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News . Feature Stories . Hispanic teen mentored by 2012 grad has hopeful future at CIA

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July 11, 2014

Hispanic teen mentored by 2012 grad has hopeful future at CIA

Incoming freshman won scholarship Esperanza, Inc.

Hispanic teen mentored by 2012 grad has hopeful future at CIA

By Cindi Deutschman-Ruiz

For a kid who arrived from Puerto Rico at a very young age, struggled to learn English, had no art courses in high school, and never expected to go to college, Edward Valentin Lugo’s path to CIA held plenty of obstacles.

He blasted through every one of them, and is now looking forward to his first year at CIA. But he’s the first to acknowledge he didn’t get here on his own. Esperanza, Inc., a Cleveland agency dedicated to supporting educational achievement among Hispanic youth, played a key role.

Lugo first became involved there when he needed help learning English, but it was his involvement with the organization through high school that truly changed the direction of his life.

Much of the credit for that change, according to Lugo, goes to his mentor, Martinez E-B, a 2012 graduate of CIA, who worked for a number of years at Esperanza and is now entering an MFA program.

What Martinez remembers is that, for a long time, Edward neither made trouble nor stood out at Esperanza. But, then, everything changed.

One day, says Martinez, “he brought his guitar, sat down at a table, and started playing.” It was the first time Martinez noticed Lugo doing anything to draw attention to himself. “He suddenly became visible,” and Martinez encouraged it.

The two talked frequently, and increasingly about art. “I was always afraid of being critiqued,” Lugo says, “but he told me, ‘There will always be people who are better. Get over it. Be proud of what you’ve already done.’”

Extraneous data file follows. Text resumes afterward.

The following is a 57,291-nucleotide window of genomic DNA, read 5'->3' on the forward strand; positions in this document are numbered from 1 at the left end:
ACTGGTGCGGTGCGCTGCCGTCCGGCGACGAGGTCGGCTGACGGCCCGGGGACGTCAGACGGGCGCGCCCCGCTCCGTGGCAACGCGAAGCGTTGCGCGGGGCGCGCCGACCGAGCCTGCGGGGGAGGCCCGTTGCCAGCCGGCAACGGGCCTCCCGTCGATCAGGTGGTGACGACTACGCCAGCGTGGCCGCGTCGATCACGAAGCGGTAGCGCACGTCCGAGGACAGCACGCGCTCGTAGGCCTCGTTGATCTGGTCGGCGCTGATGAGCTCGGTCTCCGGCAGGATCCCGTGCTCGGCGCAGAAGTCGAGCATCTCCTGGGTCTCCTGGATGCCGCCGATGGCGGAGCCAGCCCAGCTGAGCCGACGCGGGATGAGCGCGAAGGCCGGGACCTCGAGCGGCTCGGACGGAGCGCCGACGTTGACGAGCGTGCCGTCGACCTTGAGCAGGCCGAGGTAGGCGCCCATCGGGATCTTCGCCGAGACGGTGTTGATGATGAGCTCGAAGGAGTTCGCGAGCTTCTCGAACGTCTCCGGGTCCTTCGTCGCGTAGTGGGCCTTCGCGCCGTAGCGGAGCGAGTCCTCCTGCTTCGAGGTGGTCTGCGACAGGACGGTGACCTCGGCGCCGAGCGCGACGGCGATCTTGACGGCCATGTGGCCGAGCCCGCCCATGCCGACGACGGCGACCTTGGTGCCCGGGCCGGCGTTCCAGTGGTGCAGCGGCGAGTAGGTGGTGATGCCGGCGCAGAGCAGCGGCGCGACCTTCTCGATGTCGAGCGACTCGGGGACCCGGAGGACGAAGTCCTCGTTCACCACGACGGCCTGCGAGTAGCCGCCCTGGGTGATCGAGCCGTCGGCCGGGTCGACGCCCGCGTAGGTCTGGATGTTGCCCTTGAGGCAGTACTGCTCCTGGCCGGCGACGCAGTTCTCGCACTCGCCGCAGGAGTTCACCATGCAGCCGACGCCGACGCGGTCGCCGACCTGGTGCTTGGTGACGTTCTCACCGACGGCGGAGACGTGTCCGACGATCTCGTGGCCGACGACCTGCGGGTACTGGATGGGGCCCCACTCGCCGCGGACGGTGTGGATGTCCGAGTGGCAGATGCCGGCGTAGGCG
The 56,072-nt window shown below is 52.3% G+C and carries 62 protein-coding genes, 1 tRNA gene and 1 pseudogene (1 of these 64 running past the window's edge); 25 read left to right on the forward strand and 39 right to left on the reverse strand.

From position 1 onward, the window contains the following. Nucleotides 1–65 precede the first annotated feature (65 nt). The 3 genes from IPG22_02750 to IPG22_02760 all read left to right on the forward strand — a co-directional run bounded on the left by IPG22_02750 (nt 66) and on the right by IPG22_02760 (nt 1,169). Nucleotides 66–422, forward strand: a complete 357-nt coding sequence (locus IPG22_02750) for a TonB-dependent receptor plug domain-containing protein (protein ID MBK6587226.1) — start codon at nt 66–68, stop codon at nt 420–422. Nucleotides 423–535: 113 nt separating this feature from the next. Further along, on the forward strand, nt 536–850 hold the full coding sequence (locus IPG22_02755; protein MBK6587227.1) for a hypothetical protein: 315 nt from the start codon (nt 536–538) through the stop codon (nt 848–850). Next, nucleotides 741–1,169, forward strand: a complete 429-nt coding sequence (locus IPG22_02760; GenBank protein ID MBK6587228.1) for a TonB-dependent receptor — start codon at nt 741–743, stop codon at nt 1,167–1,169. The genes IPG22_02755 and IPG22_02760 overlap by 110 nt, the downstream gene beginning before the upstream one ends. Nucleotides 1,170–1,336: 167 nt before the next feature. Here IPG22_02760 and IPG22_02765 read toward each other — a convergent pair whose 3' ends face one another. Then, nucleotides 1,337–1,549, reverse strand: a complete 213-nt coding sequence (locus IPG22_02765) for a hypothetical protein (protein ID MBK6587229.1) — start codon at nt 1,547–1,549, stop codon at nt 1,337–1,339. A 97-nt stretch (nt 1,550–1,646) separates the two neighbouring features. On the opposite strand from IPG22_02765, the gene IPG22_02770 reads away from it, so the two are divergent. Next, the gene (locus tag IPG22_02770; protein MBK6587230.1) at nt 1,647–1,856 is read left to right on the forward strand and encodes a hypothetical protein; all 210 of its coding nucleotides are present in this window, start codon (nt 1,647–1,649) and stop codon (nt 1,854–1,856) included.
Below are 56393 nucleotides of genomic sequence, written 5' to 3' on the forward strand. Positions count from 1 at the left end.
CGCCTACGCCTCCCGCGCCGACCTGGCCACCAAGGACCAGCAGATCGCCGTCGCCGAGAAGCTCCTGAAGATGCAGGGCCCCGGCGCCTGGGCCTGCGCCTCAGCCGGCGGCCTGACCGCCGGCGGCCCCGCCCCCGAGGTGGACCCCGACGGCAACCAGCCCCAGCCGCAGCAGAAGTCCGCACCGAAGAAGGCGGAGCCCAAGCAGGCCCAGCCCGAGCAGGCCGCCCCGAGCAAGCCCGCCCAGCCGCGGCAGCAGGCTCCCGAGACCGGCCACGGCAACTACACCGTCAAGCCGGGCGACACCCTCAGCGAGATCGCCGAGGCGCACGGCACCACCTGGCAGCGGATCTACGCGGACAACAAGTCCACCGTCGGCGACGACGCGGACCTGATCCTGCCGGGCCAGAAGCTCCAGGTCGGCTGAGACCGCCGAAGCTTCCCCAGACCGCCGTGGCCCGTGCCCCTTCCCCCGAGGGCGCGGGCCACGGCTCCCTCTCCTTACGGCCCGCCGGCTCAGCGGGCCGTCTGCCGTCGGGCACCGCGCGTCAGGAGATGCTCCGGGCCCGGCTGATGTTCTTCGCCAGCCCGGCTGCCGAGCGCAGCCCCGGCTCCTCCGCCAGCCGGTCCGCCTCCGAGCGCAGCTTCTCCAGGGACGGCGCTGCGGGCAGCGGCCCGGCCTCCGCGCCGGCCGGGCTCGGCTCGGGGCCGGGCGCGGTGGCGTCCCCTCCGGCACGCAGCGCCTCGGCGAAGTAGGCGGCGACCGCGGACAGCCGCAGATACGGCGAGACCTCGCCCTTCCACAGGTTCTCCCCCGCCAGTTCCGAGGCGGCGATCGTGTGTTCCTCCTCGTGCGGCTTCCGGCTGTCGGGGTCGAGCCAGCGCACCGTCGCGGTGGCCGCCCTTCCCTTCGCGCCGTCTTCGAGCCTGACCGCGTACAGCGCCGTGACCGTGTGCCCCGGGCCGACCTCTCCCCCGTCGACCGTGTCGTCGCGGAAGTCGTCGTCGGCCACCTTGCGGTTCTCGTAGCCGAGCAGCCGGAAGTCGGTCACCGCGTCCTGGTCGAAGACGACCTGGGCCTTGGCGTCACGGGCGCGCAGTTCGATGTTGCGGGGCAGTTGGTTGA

As Lugo worked on his portfolio for CIA – with Martinez continuing to urge him to stretch himself – he also took on a greater leadership role within Esperanza. He began staying late to go over curriculum with Martinez. He chose topics that interested him, and facilitated programs.

According to Esperanza Program Director Jesus Sanchez, Lugo became a kind of ambassador, encouraging others to get involved with the program. “He valued his own experience and wanted to share it with others.”

“Esperanza gave me what its name stands for,” Lugo explains. “And that’s hope,” which is something he very much wants other Hispanic youth to feel, too.

Esperanza also gave Lugo a scholarship toward college. With that hard-won award in hand, and a passion to evolve as an artist, Lugo embarks on this new phase of his life. His initial plan was to pursue his love of animation as a major, but now says he’s keeping an open mind. Considering the initiative and drive he’s already shown, and the obstacles he’s already surmounted, Lugo seems positioned to thrive at CIA.

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Visiting artist Brett Douville, a veteran in the game design industry, shares his story, experience with CIA students http://t.co/MnMDS4Q6rd

about 10 hours ago via Twitter

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